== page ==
The Paradox of Tightening Belts
Updated: Jan 21, 2020
A perspective emerged as the world weathered the effects of the financial crisis and its implications compelling countries to tighten up belts as a way of making through the storm with minimal damage. While it was considered by many, particularly in Western Europe, as the proper thing to do, a fringe of opposing views diverged on account of the extent to which austerity measures affect aggregate demand, in turn perpetuating the economic downturn. But, as the austerity movement grew among donors to countries like Malawi in Western Europe, so did the preference for developing countries receiving their aid to shift the buckle a few notches in.
The longer the crisis extends into the latter part of this second decade of the millennium, the more regularized austerity is becoming an instrument of favourability of leaders in donor recipient countries. Donors smile when a country is bent on staying within budget. It is everyone’s guess, then, that Bingu wa Mutharika, who never knew austerity, would never have passed for good boy. Mr. Mutharika’s problems were, well, different. His policies did not, for the most part, encourage public investments that would stimulate demand in the medium term. As he grew more narcissistic, he instead preferred to use public resources to pay for amenities that earned him the lifestyle of a monarch.
When Joyce Banda took over, she quickly made a U-turn and went full-throttle on cutting public spending, pleasing many of the donors who had withdrawn from giving her lavish predecessor some cash for running the government. Tough, resilient woman, many financiers called her. But under her government, Mrs. Banda mastered squeezing the belt tighter than Malawi could take, making extra savings she sifted out of the coffers into her own bank account.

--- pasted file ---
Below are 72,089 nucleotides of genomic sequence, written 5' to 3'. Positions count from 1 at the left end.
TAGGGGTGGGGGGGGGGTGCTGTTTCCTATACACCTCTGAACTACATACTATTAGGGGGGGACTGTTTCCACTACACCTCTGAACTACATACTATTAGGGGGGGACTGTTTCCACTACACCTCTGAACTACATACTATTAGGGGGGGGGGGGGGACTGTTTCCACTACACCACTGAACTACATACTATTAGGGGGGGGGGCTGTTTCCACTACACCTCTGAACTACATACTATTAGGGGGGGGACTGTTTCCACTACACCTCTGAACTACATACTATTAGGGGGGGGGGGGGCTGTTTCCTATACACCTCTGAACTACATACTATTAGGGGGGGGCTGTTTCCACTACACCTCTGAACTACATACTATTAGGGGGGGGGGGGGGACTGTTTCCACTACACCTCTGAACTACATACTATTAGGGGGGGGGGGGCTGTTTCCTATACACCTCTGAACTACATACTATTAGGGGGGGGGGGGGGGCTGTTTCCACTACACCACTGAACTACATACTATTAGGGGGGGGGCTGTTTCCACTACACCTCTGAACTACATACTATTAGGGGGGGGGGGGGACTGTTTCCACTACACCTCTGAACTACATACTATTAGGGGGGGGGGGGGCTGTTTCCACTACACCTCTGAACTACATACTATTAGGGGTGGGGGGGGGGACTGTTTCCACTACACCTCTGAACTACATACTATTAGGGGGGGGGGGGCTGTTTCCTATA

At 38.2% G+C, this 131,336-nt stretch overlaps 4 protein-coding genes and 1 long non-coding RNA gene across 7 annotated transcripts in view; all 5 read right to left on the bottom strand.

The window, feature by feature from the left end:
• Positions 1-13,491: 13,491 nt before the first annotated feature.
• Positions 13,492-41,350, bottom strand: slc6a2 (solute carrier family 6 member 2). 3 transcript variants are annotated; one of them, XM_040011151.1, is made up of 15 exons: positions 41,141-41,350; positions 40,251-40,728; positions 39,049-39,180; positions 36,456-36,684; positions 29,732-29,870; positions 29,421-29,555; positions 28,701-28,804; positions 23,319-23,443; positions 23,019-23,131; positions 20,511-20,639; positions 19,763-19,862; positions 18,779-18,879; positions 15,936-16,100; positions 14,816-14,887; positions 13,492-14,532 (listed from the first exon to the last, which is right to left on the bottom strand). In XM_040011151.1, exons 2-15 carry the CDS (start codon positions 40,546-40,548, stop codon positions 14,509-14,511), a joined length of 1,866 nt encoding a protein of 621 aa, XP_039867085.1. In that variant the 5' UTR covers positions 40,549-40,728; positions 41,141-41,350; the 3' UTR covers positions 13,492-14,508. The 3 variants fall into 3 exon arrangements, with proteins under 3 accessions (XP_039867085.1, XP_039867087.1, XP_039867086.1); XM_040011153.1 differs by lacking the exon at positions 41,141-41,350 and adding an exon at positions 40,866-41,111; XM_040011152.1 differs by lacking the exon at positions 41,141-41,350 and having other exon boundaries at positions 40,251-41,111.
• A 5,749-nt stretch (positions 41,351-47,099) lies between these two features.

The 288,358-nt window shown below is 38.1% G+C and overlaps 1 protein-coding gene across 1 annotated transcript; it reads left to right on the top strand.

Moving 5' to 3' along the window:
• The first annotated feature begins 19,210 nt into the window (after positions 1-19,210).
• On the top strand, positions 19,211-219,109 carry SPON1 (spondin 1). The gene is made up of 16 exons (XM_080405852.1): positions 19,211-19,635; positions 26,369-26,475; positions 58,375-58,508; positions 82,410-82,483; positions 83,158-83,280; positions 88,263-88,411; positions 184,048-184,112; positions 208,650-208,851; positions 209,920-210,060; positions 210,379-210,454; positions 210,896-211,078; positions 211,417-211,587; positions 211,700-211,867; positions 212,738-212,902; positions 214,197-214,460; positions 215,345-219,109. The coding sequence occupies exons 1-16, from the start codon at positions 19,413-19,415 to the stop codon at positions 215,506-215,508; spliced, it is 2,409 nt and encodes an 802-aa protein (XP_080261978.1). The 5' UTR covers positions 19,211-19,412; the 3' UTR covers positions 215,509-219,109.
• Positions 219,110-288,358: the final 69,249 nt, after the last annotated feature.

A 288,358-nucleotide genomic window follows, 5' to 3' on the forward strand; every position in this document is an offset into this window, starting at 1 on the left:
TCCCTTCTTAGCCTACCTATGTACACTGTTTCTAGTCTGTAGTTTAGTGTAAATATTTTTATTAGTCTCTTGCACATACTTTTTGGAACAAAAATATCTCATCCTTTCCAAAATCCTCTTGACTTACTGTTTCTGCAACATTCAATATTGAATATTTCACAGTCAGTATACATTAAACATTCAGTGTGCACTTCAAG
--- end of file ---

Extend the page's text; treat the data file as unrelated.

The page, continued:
Many people, including many Malawians, believe in prudence of the government’s management of the budget. Accounting acquaints us with the need to go to sleep on a balanced account. But there is an important technical difference between a business firm, non-profit or household with government that economists have studied during economic downturns. Government spending, done right, has significant multiplier effects on the economy that are crucial to bouncing back not just production, but the consumer confidence that supports it as buyers revert to the stores.
Advice for austerity need be taken with caution and not head-on as Mrs. Banda would rather have it. Still, public spending needs to be done right, by focusing on sectors that will bring about the desired multiplier effects. Such spending that goes into quality education, keeping the universities resourced and, more importantly, open; infrastructure development, in which thousands of Malawians would be employed; preventive healthcare and lifestyle improvements, which would guarantee a healthy nation that not just works but also saves on expensive medications; just to mention a few examples. Many of these sectors mentioned are the very sectors recent development literature has termed pro-poor. Importantly, it helps to direct away the transfer of resources to the rich, who, because of a relatively higher propensity to save, will keep resources that could be used for investment locked up in an unproductive quest for interest earnings.